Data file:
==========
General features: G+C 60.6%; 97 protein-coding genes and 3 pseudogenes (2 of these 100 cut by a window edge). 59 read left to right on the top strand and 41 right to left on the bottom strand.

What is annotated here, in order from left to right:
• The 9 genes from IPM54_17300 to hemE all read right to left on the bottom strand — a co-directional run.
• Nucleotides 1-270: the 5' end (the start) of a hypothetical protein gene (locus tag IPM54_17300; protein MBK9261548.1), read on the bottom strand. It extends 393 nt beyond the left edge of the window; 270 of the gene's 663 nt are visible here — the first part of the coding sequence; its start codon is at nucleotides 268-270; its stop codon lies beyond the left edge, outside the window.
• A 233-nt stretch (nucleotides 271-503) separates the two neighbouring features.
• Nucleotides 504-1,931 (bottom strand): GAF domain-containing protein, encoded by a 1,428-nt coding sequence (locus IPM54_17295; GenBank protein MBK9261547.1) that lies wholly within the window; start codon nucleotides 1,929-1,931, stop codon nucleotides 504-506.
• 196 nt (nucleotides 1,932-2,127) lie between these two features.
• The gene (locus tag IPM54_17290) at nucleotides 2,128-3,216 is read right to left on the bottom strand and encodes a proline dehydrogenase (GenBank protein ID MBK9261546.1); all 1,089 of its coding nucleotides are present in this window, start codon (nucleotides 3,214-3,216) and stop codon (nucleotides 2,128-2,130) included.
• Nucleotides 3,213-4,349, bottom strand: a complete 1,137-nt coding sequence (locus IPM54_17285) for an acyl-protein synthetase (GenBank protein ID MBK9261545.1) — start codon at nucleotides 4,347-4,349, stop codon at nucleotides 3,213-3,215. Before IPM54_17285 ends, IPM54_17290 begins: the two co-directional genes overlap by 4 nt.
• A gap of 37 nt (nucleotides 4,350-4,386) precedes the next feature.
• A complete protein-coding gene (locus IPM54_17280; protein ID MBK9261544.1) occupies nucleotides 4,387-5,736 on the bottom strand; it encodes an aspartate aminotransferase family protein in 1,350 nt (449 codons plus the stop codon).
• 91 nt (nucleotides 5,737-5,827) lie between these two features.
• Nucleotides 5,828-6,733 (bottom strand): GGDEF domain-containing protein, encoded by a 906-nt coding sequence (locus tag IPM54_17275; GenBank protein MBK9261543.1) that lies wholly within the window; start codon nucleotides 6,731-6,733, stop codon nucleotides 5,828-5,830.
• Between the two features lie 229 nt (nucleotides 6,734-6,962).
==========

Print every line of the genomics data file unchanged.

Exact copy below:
General features: G+C 60.6%; 97 protein-coding genes and 3 pseudogenes (2 of these 100 cut by a window edge). 59 read left to right on the top strand and 41 right to left on the bottom strand.

What is annotated here, in order from left to right:
• The 9 genes from IPM54_17300 to hemE all read right to left on the bottom strand — a co-directional run.
• Nucleotides 1-270: the 5' end (the start) of a hypothetical protein gene (locus tag IPM54_17300; protein MBK9261548.1), read on the bottom strand. It extends 393 nt beyond the left edge of the window; 270 of the gene's 663 nt are visible here — the first part of the coding sequence; its start codon is at nucleotides 268-270; its stop codon lies beyond the left edge, outside the window.
• A 233-nt stretch (nucleotides 271-503) separates the two neighbouring features.
• Nucleotides 504-1,931 (bottom strand): GAF domain-containing protein, encoded by a 1,428-nt coding sequence (locus IPM54_17295; GenBank protein MBK9261547.1) that lies wholly within the window; start codon nucleotides 1,929-1,931, stop codon nucleotides 504-506.
• 196 nt (nucleotides 1,932-2,127) lie between these two features.
• The gene (locus tag IPM54_17290) at nucleotides 2,128-3,216 is read right to left on the bottom strand and encodes a proline dehydrogenase (GenBank protein ID MBK9261546.1); all 1,089 of its coding nucleotides are present in this window, start codon (nucleotides 3,214-3,216) and stop codon (nucleotides 2,128-2,130) included.
• Nucleotides 3,213-4,349, bottom strand: a complete 1,137-nt coding sequence (locus IPM54_17285) for an acyl-protein synthetase (GenBank protein ID MBK9261545.1) — start codon at nucleotides 4,347-4,349, stop codon at nucleotides 3,213-3,215. Before IPM54_17285 ends, IPM54_17290 begins: the two co-directional genes overlap by 4 nt.
• A gap of 37 nt (nucleotides 4,350-4,386) precedes the next feature.
• A complete protein-coding gene (locus IPM54_17280; protein ID MBK9261544.1) occupies nucleotides 4,387-5,736 on the bottom strand; it encodes an aspartate aminotransferase family protein in 1,350 nt (449 codons plus the stop codon).
• 91 nt (nucleotides 5,737-5,827) lie between these two features.
• Nucleotides 5,828-6,733 (bottom strand): GGDEF domain-containing protein, encoded by a 906-nt coding sequence (locus tag IPM54_17275; GenBank protein MBK9261543.1) that lies wholly within the window; start codon nucleotides 6,731-6,733, stop codon nucleotides 5,828-5,830.
• Between the two features lie 229 nt (nucleotides 6,734-6,962).